That can't happen fast enough. So what what do I look forward to honestly raising the money. Because if there's one thing it's hard to accelerate as it's non-profit fundraising I've done a lot of in my life and it's always based on relationships and making your case and Common Core is never really done before. So we've got we've got a lot of fundamentals to put in place. And the success that I've ever had in fund raising is rooted in great relationships and a passion and a love that people have for something and that is just a bond and a comment. So I know we can do well.

It's been a lot of fun talking to you and I hope that we'll be able to check in. Along this journey to find out things are happening Yeah. Look forward to the journey and I think.

Various points along the way. You know we will have things to say and in general I am really intrigued by the idea of being. Of having quite an open process of how we conceptualize the museum. You might be familiar with them to go to Lego Ideas. Lego basically go to the fanbase and say. Hey suggest ideas for kits that we could make and they so people submit ideas and then they have this whole voting process whereby the fans of Lego decide what.

Product the company ends up making them. I think it's five times a year they actually make a kit that came from the public and I am really interested in bringing that kind of idea to do our work so that. We have a methodology where our fans can can suggest ideas and they and our fans can up vote or down vote ideas and we can implement them in the museum. That's. That's. Something.

Over the course of the next year or two I think you'll see is doing that kind of thing.

And if people want to follow this progress is there going to be some place like on the Comecon Web site or are you going to be running a blog or something is there someplace where people can kind of check in and see if those kind of things are being asked of them where they can see what progress is like.

Yes I have it in the e-mail list that people can sign up to it.

You could help.

I actually don't have it you know because we haven't named it yeah. I don't have a website and a R-AL. Although we have reserve lots of names in case anyone is thinking they might want to go on try and grab them all the ones that we might use. I think we've got to go. But I. If you go to. Comment Dasch con Dorji forwards slash op ed and. That will take you to a page where you can join a mailing list. I've got a couple thousand people already on it. That's a way to keep informed by the different twist and turn in the project.

All right. And are you looking forward to any panels or anything today. I'm looking forward to.

The Guardians of the galaxy pinball machine which I believe is in the is there in the hall somewhere to be played.

I'm enjoying I'm enjoying the cost play men's immensely in terms of the panel. I'm I really am interested in ready play a one which is at 12:00 today. Everything I'm reading about that movie is really interesting to me. We didn't talk about it but I'm very interested in what kind of virtual reality and old man's reality experiences we can build into our work and by park and it seems like that that movies totally and that kind of mindset. So I'm hoping maybe to get some inside information before the is released today.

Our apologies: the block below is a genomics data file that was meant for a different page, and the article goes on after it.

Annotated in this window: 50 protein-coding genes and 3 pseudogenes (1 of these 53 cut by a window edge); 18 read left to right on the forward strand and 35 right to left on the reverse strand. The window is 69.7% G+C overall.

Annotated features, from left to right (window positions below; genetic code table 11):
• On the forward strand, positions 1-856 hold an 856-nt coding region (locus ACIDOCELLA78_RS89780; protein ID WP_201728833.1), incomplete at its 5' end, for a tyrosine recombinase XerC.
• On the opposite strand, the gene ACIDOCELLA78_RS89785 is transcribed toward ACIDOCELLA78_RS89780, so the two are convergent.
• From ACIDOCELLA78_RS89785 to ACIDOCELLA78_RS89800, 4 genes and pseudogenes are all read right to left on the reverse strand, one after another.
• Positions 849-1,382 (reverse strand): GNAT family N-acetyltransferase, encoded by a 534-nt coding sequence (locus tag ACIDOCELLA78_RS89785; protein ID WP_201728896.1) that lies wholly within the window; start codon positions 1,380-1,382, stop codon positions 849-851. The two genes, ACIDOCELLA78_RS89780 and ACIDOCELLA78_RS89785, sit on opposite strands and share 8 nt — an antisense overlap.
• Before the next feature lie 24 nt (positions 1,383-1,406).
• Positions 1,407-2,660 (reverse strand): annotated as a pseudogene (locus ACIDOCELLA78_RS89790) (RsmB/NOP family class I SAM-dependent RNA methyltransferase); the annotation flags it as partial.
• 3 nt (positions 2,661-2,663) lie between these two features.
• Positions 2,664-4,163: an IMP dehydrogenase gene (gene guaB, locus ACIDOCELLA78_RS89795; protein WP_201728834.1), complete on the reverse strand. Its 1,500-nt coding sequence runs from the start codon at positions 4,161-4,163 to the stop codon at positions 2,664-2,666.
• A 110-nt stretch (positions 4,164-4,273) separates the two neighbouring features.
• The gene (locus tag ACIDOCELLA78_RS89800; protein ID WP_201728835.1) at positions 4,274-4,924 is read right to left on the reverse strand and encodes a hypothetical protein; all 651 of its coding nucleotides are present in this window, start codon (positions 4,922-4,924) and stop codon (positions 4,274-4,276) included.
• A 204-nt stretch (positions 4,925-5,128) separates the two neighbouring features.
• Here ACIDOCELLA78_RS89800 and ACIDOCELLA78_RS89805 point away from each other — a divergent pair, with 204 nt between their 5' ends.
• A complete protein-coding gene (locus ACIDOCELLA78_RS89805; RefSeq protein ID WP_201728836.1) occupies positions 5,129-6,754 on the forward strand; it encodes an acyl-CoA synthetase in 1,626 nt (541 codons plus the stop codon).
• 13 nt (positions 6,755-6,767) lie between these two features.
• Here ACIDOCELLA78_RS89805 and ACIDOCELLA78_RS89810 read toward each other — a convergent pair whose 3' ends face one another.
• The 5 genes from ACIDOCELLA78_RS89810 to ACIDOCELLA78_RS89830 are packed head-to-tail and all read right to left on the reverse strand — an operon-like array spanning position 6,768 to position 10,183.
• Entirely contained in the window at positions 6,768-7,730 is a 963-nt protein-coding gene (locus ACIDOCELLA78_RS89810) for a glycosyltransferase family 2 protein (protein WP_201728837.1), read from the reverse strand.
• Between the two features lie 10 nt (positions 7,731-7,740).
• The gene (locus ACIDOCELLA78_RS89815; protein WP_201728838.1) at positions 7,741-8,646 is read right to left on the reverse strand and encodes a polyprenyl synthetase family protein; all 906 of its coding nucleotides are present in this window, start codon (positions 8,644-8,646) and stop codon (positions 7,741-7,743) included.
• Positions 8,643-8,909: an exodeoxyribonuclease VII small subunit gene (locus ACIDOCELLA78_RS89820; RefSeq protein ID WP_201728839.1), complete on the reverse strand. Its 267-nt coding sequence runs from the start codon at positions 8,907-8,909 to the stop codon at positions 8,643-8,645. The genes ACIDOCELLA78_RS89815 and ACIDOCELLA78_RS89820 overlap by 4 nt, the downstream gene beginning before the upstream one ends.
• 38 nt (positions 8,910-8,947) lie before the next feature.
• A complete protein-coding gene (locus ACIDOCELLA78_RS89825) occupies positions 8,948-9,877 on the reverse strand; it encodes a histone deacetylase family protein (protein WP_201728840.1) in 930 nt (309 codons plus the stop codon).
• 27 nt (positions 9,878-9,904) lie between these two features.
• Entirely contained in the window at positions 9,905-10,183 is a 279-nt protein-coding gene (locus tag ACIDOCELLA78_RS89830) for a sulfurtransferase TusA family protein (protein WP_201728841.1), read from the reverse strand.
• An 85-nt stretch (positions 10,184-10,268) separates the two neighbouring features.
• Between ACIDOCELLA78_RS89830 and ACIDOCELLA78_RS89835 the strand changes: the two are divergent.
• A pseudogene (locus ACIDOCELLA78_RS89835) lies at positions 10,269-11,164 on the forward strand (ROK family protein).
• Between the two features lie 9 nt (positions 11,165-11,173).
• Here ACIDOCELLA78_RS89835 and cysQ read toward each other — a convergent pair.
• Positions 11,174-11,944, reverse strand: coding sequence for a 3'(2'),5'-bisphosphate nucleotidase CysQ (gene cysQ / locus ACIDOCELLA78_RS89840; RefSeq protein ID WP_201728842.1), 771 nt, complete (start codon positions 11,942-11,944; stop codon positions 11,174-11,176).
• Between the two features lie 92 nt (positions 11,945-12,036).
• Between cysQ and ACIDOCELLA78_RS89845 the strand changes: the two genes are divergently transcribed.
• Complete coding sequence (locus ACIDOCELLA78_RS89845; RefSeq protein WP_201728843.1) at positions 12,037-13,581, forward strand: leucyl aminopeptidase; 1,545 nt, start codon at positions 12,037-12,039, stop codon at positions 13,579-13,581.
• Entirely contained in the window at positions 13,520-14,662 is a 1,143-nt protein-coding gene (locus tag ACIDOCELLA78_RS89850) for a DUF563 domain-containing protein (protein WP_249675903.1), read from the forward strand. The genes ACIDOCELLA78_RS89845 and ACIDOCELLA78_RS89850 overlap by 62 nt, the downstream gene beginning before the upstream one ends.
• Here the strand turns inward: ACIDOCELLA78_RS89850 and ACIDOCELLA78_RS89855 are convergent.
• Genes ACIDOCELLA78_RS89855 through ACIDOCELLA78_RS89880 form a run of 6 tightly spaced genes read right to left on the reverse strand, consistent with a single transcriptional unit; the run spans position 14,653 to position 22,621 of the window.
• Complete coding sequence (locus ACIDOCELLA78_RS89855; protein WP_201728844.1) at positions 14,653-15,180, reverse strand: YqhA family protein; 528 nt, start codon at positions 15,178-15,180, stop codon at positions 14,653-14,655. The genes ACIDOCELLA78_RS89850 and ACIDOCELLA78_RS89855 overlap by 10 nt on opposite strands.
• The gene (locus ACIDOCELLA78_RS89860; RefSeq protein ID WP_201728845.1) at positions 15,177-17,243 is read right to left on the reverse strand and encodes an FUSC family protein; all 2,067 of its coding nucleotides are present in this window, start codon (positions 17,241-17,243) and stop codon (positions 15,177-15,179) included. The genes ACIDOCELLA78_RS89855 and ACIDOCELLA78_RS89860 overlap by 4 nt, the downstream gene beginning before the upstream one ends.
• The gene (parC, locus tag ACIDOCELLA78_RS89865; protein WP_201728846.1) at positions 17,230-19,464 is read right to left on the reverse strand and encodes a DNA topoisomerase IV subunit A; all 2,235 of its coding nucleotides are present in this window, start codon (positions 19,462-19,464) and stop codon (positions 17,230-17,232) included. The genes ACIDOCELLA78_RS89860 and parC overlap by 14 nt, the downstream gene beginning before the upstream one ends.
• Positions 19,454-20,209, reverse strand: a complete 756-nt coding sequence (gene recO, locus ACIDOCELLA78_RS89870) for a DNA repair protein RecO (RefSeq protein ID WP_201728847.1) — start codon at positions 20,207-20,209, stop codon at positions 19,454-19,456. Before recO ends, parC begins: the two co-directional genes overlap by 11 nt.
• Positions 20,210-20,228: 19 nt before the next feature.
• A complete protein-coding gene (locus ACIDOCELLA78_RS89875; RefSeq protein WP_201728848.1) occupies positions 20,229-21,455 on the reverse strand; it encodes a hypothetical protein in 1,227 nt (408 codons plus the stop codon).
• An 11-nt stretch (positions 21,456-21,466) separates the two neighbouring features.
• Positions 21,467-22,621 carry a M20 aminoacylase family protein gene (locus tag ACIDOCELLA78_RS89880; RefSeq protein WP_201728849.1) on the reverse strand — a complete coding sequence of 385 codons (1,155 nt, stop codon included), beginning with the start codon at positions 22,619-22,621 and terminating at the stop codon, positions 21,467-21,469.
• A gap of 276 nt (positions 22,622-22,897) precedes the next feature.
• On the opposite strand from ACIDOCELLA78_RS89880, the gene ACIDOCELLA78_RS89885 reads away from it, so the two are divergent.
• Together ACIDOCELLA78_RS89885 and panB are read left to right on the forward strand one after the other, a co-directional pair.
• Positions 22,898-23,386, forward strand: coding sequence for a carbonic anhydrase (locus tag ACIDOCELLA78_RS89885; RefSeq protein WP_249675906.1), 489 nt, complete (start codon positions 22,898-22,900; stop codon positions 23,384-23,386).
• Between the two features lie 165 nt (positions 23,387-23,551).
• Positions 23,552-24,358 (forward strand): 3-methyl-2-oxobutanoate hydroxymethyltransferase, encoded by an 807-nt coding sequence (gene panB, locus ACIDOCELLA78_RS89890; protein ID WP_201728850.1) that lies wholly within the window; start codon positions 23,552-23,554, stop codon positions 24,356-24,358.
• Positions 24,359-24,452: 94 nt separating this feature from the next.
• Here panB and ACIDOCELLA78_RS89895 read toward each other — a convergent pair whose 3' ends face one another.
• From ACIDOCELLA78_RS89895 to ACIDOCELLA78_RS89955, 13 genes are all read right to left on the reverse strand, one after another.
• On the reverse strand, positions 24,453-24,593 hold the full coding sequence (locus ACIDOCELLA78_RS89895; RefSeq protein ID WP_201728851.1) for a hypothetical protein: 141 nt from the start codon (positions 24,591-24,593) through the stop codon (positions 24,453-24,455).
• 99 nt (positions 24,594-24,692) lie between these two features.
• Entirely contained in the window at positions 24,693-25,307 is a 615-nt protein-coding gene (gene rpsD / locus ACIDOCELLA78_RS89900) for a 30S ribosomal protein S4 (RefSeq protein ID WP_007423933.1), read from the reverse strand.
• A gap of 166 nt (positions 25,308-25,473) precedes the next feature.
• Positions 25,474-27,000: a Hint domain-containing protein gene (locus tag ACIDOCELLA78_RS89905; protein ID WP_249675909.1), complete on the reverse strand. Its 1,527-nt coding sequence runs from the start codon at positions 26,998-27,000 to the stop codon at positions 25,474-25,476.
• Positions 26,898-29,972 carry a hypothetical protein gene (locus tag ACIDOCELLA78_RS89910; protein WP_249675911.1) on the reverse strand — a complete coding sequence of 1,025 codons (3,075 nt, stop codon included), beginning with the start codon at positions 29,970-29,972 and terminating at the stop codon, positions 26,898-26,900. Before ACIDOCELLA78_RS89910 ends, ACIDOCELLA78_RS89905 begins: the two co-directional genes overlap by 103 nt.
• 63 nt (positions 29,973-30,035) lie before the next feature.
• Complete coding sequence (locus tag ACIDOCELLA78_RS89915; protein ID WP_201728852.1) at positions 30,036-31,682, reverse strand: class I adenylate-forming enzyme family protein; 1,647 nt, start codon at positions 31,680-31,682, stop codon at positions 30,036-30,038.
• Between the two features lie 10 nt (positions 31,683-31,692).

Well and you can also walk down to downtown Disney and they have the void which is a little star wars virtual reality.

I went to it yesterday. In fact we should have talked about that. That absolutely blew my mind. There's been a few times in my life when I had an experience in a museum or theme park or something and I just thought. You know I will never be the same again. And have you been in the void.

We had a little misadventure there last night but we're going on Sunday. Well I don't I don't actually spoil it for you but it was billed.

As you know I read something online that said this is the closest that anyone has ever created to a star trek holodeck. You know when you walk into this virtual world and you interact with it. And I was kind of skeptical you know because that sounded a bit like a hype. But I will say the hit was really mindblowing.

It was I I told we suspended my disbelief. And I was and I was in a Star Wars movie. I thought they do a fantastic job of leading you on that journey and that's where you know my creative juices really start flowing when you see technologies like that and you know you know you have a chance of doing things like that.

All right well I'm excited to see what comes of all this. Look forward to talking to you again. Thank you Beth enjoy the conversation.

That was Adam Smith executive director of the new Comecon center for the popular arts that will hopefully open in the next couple of years. And now for a little treat from wunderkind. It's the cartoon voices panel that Mark Evony a host every year at both wonder con and comic con this year the panel at Wonder Con featured five Masters of voice acting. Neil Ross of Kung Fu Panda legends of awesomeness and transformers Eliza Jane Schneider. A final fantasy and Skylanders Wally Wingert of Batman Arkham Asylum and the Garfield show Julie Nathanson of Marvel Avengers suicide squad hell to pay and far cry 5 and Townson Coleman of teenage mutant ninja turtles and the tick. This is the part of the panel where the actors are given a script they've never seen before and are asked to do a cold reading with some hilarious results. Say this was.